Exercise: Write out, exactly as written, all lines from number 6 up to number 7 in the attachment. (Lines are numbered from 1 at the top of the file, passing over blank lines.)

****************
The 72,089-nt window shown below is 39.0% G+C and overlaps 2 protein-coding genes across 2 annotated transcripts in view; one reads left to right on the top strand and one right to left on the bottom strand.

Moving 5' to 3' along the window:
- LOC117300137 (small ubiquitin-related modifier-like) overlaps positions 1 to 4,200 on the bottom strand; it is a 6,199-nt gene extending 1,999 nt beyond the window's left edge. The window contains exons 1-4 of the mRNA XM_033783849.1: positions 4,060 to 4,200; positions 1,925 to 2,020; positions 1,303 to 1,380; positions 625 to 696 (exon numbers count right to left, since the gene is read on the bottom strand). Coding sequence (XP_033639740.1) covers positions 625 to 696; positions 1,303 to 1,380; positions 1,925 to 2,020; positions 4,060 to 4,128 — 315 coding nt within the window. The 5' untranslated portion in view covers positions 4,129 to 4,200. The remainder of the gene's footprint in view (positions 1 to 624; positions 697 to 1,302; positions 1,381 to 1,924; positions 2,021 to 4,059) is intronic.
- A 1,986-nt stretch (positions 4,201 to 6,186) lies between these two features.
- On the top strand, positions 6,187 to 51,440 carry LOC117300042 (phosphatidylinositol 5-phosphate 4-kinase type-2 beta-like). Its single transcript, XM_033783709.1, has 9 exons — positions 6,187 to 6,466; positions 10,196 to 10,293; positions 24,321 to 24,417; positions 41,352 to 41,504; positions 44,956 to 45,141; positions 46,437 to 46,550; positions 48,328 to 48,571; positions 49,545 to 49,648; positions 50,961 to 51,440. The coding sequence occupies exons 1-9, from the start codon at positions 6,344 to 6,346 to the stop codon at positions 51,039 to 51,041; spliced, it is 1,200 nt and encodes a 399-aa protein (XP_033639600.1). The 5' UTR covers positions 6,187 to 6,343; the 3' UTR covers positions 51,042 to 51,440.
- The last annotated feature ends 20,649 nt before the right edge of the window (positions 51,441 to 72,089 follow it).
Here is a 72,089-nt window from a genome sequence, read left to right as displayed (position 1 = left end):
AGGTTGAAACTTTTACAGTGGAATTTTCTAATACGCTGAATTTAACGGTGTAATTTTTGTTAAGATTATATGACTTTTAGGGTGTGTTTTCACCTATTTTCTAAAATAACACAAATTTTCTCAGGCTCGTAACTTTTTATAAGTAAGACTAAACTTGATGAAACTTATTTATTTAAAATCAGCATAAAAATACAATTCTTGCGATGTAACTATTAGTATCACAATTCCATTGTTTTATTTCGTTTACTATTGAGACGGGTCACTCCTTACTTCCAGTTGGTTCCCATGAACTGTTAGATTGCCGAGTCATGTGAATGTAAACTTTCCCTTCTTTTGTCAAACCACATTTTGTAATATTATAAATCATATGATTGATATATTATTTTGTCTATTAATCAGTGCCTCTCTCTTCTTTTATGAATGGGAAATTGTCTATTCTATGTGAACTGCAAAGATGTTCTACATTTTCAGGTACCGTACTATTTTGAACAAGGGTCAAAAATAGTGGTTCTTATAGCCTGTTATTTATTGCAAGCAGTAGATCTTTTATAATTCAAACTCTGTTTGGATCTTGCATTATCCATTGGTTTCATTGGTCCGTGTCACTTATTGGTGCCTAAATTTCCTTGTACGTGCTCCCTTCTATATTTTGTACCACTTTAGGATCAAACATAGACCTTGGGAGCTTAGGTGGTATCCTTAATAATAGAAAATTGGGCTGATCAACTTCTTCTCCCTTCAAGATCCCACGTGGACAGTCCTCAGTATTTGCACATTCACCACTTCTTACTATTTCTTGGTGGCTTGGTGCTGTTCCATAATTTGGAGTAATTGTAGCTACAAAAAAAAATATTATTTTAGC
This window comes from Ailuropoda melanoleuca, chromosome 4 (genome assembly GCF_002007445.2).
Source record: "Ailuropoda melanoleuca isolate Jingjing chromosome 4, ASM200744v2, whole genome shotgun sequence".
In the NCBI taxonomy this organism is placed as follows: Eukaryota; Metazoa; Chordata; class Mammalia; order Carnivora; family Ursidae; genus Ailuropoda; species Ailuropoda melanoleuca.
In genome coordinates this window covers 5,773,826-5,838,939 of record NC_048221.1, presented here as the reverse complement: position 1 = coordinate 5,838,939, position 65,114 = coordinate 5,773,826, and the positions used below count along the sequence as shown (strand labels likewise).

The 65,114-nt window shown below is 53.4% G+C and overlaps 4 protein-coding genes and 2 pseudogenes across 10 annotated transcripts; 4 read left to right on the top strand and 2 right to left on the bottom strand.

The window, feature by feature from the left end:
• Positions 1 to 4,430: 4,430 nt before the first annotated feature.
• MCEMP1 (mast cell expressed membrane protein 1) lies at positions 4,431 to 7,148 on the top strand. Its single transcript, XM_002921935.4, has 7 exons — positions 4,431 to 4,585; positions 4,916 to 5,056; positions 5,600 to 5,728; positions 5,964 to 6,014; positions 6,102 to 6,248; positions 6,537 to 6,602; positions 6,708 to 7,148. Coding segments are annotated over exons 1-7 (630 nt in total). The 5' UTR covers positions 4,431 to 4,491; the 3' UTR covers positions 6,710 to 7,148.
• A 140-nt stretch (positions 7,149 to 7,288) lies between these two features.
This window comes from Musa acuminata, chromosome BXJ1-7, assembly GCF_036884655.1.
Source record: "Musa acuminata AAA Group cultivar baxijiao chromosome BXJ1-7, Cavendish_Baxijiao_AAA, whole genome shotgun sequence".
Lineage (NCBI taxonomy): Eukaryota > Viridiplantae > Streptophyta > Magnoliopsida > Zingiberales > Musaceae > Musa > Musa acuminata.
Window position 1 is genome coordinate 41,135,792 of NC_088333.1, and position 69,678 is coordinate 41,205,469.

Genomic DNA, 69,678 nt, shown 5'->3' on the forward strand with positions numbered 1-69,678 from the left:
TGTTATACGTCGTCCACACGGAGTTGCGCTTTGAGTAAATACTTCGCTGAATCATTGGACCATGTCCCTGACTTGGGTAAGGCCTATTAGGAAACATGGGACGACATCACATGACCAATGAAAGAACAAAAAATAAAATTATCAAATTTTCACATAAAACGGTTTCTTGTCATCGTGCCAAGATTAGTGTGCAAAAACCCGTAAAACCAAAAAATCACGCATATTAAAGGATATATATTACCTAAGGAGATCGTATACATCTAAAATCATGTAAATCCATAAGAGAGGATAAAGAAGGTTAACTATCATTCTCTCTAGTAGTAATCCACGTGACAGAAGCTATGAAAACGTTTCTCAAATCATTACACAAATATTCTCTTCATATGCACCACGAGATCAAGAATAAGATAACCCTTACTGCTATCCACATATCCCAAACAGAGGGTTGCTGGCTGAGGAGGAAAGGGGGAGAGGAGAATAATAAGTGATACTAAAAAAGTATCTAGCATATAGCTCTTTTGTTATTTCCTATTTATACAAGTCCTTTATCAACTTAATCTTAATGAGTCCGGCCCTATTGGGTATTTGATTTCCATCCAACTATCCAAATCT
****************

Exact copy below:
- The last annotated feature ends 20,649 nt before the right edge of the window (positions 51,441 to 72,089 follow it).
Here is a 72,089-nt window from a genome sequence, read left to right as displayed (position 1 = left end):